Types of cutting pliers and their uses

How many types of cutting pliers are there? Find out in this article.

When someone mentions cutting pliers, I know what comes to your mind is either side cutters, end cutter pliers, or perhaps snips. But do you know there are more than half a dozen types of cutting pliers? Well, in this article, I will try to list as many cutting pliers as possible including their uses so that you know them. This will also help you choose the most appropriate cutting pliers the next time you go shopping for them.

Types of cutting pliers and their uses

1. Side cutters/diagonal cutters

Side cutters and dykes are the most common cutting pliers. They are useful for cutting electrical wires and cables. They have many other uses including pulling nail staples from wood, cutting cable ties and plastics, cutting screws flush with the surface, removing cotter pins, and opening food cans among other DIY hacks.

2. Flush cut pliers

Flush cut pliers are a type of miniature diagonal cutters for precision work. They have blades for making accurate flat cuts. You can use them to cut plastic, copper, aluminum, very soft metal wire, and small staples.

Flush cut trimmers are essential for electronic work and jewelry crafts. You can use them to cut electronic wires and trim off solder on wires and circuit boards. These pliers are also great for cutting zip tie ends off.

So, after bundling wire cables and with zip ties in your cable management efforts, you can cut off zip tie ends safely with flush cutters.

In jewelry-making, flush cutters are the best option for cutting soft jewelry wire. They cut cleanly without leaving sharp ends. These pliers are an essential tool for jewelry wire wrapping.

3. End cutting pliers/end nippers/cross cut pliers

Unlike side cutters whose cutting edges are parallel with the handles, end cutting pliers have cutters that are perpendicular to the handles. The primary use of end cutters is to nip off different materials flat with the surface.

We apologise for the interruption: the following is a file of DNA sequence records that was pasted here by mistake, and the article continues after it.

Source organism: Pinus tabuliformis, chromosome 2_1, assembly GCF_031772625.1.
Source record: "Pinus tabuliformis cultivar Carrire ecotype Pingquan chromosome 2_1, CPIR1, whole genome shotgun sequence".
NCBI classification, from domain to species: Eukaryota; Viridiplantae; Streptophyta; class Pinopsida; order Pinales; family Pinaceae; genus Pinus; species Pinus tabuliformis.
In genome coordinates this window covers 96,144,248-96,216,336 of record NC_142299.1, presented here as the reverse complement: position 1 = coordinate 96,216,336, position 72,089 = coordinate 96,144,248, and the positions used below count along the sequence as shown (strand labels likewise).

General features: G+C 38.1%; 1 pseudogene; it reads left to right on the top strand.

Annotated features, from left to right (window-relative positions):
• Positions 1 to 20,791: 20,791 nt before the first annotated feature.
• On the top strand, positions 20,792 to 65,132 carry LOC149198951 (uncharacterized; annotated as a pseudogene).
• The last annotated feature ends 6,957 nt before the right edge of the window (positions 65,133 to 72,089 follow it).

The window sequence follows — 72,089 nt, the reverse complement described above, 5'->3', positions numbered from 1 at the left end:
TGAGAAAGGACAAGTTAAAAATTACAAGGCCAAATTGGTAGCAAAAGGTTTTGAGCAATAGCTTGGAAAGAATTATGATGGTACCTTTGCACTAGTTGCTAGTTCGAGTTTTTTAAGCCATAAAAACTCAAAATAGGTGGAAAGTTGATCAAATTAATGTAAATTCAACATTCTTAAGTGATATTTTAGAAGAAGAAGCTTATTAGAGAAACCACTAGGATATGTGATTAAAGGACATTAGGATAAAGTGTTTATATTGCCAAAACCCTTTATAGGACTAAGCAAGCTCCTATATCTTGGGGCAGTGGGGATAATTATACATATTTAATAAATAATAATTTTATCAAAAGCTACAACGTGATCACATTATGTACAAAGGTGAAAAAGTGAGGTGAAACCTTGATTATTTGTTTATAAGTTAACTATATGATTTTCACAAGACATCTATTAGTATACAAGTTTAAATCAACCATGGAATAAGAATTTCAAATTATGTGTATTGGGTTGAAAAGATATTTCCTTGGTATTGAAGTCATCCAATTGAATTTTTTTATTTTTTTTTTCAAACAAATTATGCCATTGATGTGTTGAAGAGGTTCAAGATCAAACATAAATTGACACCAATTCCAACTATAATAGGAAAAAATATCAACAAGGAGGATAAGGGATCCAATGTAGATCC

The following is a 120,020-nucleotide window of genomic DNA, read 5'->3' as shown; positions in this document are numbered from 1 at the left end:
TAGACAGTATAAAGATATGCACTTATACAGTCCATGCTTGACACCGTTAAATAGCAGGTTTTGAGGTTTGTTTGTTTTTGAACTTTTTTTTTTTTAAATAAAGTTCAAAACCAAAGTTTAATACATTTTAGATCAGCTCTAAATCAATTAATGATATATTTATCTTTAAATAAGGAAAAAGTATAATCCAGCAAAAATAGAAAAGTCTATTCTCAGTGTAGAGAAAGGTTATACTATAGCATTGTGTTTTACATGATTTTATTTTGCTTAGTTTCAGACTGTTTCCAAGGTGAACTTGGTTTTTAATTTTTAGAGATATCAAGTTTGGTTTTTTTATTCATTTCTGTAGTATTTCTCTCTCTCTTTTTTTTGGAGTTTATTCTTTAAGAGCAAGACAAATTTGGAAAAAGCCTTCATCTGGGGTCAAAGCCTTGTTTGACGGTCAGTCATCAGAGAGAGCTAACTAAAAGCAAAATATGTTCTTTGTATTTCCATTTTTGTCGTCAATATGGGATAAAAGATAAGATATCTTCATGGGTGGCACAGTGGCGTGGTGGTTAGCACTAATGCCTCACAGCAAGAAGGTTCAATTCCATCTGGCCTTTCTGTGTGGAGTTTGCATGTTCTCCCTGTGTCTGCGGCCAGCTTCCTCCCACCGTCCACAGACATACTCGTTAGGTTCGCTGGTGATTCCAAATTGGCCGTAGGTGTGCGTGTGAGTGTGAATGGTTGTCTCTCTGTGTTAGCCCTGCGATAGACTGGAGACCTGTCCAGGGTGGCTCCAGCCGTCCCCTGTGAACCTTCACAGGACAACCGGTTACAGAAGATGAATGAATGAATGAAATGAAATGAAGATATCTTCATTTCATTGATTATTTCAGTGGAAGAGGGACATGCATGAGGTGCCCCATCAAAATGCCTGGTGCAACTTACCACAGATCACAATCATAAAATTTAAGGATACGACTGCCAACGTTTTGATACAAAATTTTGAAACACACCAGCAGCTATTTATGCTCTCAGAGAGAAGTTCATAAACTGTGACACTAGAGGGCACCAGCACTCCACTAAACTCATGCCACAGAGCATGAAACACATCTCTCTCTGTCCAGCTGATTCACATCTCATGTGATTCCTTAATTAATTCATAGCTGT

There are different sizes of end cutters. The mini cutters and large cutters. Mini end nippers are common in many applications including trimming plastic parts, nipping off tabs of polymer p80 builds, cutting guitar fret, and cutting small copper rivets and memory wire in jewelry making.

The large end nippers are more suitable for heavy-duty applications such as tying and twisting tie wires and cutting off nails and screws. Both mini and large end cutters cut flush with the surface. This makes them useful for finishing work.

The secondary use of end nippers is to pull nails and staples from a trim. Their slightly round nose profile allows you to bite and roll nails and staples out wood or trim with minimal damage to the surface. They do a neater job than any claw hammer.

4. Carpenter’s pincers

Carpenter’s pincers are a variation of end cutting pliers. They are a lot like end nippers with a more round head and a wider diameter between the jaws. Compared to the end cutters, carpenters’ pincers have slightly blunt edges but you can use them to cut nails and thick wires.

However, because of their perfectly round head, carpenters’ pincers make better nail and stapler pullers than cutters. Their jaws are designed to bite effectively on a nub of a nail or even a nail without a head. Furthermore, their well-rounded jaws provide a better rocking action to allow you to pull nails and staples without leaving marks on the wood or molding.

In a nutshell, carpenters’ pincers don’t cut as cleanly as end cutters but they pull nails and staples better with less effort and minimal or no damage to the surface of the trim.

5. Bolt cutters

Bolt cutters are a type of heavy-duty cutting pliers for large bolts, screws, and thick metal rods. They have super-hardened jaws that offer enormous cutting strength and long handles for increased leverage. Some bolt cutters have compound jaws that make cutting hard materials feel like cutting butter.

Although bolt cutters are meant for cutting bolts and metal rods, people also use them to cut padlocks. A good pair of heavy-duty bolt cutter pliers with long handles (at least 24″) can cut through a hardened lock shackle in a snap. It is all you need to break a lock that is in a tight place where you cannot enter an angle grinder or hack saw.

Bolt cutter pliers are also common in construction sites for cutting narrow rebar wire. They cut faster than a hacksaw but need a bit of hand muscle.

Unlike side cutters, bolt cutters have compound jaws that provide sufficient leverage to cut soft or hardened metal rods of different sizes. Good bolt cutters are tough and can cut most hardened metals without denting the cutters or bending the handles out of shape.